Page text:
Canso, the Civil Air Navigation Services Organisation, has called for the air traffic management (ATM) industry to take advantage of the opportunities offered by new technologies to improve aviation safety. New technology is changing the face of aviation and ATM with an increasingly automated environment; remote and digitised air traffic control towers; and space-based surveillance among others. The task of ATM is not only to ensure these new technologies are introduced safely but to take advantage of technology to improve safety performance.
Speaking at the Canso Global ATM Safety Conference 2017 in Sydney, Canso Director General Jeff Poole said: “Safety is our number one priority and we are rightly proud of the safety record in air traffic management. However, we must ensure that we do not become over-averse to risk and develop a mindset that only sees potential safety problems with every new technological advance. Conversely, we need to be proactively seeking out any and all new advances that have the potential to improve safety as well as efficiency.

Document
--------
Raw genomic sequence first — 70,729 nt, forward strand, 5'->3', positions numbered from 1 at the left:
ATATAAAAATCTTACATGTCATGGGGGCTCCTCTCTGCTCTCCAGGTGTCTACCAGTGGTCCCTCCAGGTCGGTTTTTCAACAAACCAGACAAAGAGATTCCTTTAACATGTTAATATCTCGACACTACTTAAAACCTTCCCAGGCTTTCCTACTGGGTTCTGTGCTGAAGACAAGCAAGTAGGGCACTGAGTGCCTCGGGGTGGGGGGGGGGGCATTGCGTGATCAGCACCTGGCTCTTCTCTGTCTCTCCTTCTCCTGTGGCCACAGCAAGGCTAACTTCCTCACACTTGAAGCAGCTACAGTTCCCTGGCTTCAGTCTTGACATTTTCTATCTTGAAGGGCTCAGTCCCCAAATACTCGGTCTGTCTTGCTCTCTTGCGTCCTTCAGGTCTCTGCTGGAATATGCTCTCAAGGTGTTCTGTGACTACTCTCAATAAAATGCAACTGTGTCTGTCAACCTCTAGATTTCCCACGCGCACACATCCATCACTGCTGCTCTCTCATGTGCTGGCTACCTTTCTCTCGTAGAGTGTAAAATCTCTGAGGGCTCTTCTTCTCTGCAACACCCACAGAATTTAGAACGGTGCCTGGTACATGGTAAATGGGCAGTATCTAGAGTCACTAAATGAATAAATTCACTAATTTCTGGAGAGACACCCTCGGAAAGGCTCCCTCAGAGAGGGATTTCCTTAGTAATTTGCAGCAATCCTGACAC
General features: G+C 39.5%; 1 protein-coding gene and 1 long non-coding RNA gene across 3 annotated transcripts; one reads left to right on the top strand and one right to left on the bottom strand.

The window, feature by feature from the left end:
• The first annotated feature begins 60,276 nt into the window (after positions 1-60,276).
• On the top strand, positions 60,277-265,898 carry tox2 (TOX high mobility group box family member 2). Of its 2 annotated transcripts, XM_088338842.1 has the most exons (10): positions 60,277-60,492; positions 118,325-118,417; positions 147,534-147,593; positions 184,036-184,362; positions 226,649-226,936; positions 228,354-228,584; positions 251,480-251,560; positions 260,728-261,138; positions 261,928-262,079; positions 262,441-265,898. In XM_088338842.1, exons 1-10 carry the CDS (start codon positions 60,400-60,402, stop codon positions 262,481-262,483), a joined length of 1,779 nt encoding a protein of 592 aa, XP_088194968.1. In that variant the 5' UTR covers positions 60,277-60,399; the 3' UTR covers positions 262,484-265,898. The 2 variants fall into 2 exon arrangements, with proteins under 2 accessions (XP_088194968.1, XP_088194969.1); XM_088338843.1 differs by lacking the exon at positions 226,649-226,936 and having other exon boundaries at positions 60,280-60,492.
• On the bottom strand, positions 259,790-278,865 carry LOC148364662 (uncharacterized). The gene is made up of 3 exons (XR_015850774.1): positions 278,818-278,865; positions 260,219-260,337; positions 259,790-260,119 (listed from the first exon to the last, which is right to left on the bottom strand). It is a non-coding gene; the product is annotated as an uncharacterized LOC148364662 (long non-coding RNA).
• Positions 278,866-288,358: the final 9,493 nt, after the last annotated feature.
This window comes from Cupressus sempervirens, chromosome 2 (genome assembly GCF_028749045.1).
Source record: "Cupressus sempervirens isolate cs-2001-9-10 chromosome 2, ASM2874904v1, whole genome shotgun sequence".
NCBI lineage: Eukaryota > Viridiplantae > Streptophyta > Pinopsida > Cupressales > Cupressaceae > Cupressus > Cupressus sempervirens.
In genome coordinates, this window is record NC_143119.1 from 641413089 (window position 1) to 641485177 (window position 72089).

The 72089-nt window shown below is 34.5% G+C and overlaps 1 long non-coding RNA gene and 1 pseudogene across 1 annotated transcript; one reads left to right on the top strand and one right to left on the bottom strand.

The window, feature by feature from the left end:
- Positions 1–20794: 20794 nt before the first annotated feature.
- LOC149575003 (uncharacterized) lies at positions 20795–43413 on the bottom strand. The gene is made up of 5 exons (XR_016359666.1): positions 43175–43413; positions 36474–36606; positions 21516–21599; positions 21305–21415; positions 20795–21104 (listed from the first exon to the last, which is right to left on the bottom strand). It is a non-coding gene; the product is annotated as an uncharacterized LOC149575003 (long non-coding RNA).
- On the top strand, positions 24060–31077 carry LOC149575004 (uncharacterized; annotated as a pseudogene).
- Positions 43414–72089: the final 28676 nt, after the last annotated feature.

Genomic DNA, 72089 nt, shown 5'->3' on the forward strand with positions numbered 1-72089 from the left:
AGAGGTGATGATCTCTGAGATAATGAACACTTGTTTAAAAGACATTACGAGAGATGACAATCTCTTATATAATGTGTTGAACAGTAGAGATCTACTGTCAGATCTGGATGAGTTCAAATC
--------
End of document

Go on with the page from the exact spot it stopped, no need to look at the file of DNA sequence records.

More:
“While we, rightly, spend a lot of time making sure we are safe today, we also need to ensure that we anticipate safety for tomorrow. The technologies which are entering the ATM world are an opportunity to improve safety and increase operational efficiency. Canso Associate Members, the organisations that provide products, solutions and services to the ATM industry, have an important role to play in this. They are already driving new solutions across Canso workgroups in both safety and operations. Their expertise and innovation combined with the knowledge and expertise of Canso Full Members, the organisations that provide air navigation services, are creating a powerful force for transforming ATM performance globally.”
New technology is opening up new opportunities to transform ATM performance globally and improve safety. For example, automation can enable planes to safely reduce separation minima and take responsibility for such core controller functions as conformance monitoring – ensuring aircraft are doing what they were authorised to do. In the future automation will provide real time and predictive decision-making, robust separation assurance and monitoring capability; all of which will improve safety.
Space-based automatic dependent surveillance – broadcast (ADS-B) will enable surveillance in oceanic and remote areas not currently covered, which will result in a step change for aviation safety. Remote and digital towers improve safety through improved observation via enhanced imaging and infrared for low visibility; and simplification by having all relevant information, such as weather, flight information, and other key data displayed directly on the screen. This reduces controller workload and enhances safety.